We are a working group on the literature and arts of the socialist world. The group considers the art and literature produced in the multinational USSR and the PRC, in Soviet satellite states and other communist and socialist countries, and by writers, artists, and institutions affiliated with the international communist movement in one or another of its variants. Our group is made up of scholars whose collective range of expertise allows us think about   world art and literature as a richly diverse object of study, and it operates in the context of a crop of recent monographs, edited volumes, and symposia that have solidified conversations in Slavic, East Asian, and Global South studies that stake a claim for the role of international communism in creating the institutions of world literature and art as we know them today. It is to these institutions and the actors behind them that we want to turn our attention, but also to the literary and artistic production that occurred in their ambit.

For the foreseeable future, the group meets online three times per semester. Participation is by invitation. However, it is our intention, in due course, to convert our group into an institute, to be housed at one of our home universities, which will hold symposia and talk series, organize group publications, and provide a directory of interested scholars.

Erik Bulatov, Horizon, 1971-72

“The Ocean in Socialist Studies”
Friday, December 8, 2023, 11.00AM – 12:30PM EST

Conveners: Douglas Gabriel and Nico Volland

The emerging field variously called the Blue Humanities, archipelagic studies, and oceanic studies, calls on scholars in the humanities and social sciences to critically interrogate the epistemic models and analytical categories informing our research. Rather than focusing on continents and their supposedly stable borders, water-based ontologies propose fluidity, relationality, and increasingly also embodied experiences and engagement with the ocean. Maritime histories, archipelagic approaches to literature, memory, and diaspora, as well as studies of “wild blue media” are transforming a wide range of disciplinary practices.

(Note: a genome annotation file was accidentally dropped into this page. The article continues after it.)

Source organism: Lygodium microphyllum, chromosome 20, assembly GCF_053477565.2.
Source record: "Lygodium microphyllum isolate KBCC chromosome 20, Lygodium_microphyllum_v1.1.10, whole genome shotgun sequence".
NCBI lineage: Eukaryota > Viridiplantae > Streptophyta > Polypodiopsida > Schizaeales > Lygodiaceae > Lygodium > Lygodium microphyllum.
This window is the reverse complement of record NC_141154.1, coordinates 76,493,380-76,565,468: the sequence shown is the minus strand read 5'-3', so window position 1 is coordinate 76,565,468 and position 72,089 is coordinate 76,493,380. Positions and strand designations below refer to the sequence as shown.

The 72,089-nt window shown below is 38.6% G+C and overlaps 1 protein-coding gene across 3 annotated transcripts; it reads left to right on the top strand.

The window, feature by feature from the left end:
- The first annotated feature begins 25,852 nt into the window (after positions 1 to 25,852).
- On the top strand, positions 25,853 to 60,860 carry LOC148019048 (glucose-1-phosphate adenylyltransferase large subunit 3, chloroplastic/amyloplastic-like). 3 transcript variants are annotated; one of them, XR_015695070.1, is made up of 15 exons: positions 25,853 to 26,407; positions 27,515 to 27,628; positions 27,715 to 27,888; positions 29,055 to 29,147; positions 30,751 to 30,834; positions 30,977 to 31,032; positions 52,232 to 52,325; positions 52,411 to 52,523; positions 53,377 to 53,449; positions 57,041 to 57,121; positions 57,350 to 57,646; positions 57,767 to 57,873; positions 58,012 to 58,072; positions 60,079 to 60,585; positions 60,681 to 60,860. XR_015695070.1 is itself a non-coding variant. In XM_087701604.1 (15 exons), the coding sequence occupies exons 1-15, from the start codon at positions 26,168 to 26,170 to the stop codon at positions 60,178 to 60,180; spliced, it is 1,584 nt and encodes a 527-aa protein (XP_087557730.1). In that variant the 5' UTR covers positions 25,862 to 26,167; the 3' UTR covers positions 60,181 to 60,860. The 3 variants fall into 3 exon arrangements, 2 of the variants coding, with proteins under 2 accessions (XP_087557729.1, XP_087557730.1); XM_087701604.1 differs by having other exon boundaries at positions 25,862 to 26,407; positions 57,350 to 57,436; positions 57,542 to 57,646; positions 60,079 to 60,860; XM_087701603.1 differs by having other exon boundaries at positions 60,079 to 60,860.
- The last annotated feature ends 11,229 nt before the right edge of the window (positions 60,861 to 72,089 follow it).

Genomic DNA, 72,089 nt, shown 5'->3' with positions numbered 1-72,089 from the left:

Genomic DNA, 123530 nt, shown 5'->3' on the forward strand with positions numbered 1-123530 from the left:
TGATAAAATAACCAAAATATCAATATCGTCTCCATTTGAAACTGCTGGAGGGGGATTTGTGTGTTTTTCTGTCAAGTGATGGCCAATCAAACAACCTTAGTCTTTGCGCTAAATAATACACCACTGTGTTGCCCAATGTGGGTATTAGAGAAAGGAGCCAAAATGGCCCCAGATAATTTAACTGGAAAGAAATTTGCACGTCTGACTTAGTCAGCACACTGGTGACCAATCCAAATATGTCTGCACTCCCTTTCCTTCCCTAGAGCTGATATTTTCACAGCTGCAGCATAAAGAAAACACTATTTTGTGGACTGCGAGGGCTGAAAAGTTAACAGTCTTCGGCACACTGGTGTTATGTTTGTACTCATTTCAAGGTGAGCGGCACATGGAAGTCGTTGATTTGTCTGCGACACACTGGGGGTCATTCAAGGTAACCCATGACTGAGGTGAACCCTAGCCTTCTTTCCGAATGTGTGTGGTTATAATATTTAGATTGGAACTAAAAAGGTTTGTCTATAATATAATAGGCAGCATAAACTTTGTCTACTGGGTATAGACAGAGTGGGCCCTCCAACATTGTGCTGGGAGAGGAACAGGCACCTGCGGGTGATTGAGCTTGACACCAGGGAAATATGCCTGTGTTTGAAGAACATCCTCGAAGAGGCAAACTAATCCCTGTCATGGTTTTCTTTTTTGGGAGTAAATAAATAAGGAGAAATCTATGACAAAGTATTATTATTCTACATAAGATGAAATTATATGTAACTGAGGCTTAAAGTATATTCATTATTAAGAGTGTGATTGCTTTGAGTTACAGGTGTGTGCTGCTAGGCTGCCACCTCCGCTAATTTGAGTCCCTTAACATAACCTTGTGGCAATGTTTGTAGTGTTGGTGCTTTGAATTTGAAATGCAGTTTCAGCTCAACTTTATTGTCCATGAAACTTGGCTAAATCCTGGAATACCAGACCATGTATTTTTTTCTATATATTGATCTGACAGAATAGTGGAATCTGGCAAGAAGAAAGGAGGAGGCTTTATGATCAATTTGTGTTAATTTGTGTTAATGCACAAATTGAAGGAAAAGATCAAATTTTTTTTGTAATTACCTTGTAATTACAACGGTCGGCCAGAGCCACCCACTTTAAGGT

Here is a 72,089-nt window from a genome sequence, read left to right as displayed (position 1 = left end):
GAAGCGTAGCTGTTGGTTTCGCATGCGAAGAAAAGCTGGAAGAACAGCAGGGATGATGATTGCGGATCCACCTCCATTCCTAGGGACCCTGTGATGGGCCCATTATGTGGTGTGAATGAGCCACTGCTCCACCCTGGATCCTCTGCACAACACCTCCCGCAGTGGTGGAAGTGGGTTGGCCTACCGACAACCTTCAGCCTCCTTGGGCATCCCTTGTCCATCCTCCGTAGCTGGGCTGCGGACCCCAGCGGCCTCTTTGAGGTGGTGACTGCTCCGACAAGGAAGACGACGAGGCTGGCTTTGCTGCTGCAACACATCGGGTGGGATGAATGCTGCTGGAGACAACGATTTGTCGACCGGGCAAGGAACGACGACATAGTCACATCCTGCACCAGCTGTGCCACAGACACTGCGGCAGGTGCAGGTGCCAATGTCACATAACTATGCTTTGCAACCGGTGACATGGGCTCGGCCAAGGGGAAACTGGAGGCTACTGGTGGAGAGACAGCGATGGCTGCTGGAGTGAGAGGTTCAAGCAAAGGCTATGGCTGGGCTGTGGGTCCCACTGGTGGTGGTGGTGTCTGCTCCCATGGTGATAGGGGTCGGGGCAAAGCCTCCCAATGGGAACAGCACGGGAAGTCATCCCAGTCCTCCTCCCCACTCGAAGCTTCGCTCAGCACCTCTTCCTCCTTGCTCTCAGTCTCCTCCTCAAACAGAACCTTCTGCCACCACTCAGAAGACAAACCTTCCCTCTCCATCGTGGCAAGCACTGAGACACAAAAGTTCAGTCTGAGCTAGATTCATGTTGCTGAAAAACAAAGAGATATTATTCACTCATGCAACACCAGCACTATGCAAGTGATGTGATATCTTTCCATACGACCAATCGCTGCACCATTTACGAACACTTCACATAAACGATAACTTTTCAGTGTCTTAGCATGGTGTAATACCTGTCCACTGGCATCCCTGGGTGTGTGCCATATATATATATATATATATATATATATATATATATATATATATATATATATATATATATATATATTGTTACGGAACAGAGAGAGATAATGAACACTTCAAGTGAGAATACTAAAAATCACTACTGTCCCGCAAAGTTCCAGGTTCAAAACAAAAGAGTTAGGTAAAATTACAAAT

Where is the ocean in socialist studies? Can socialism take to the seas? The American empire in the Pacific has been characterized as an archipelago of bases and alliances. Did the socialist world ever get their feet wet? Are there socialist cultures that dip their toes into the waters (or maybe even ride the waves)? This session is a provocation, calling on members to explore what studies of world socialist cultures and the blue humanities may have to say to each other (if anything). The conveners propose to jumpstart our discussion with a set of primary texts and visual materials from the People’s Republic of China and North Korea. In “Sons and Daughters of Hsi-sha” (1974), the novelist Han Ran leaves the firm ground of rural revolution and dives into the raging South China Seas. Meanwhile, a short presentation by Douglas Gabriel will explore how the seas have been depicted in North Korean paintings and infused with anti-imperialist sentiments. We propose these materials as a starting point for, hopefully, broader reflections that could and should include case studies from other geographic and temporal contexts.


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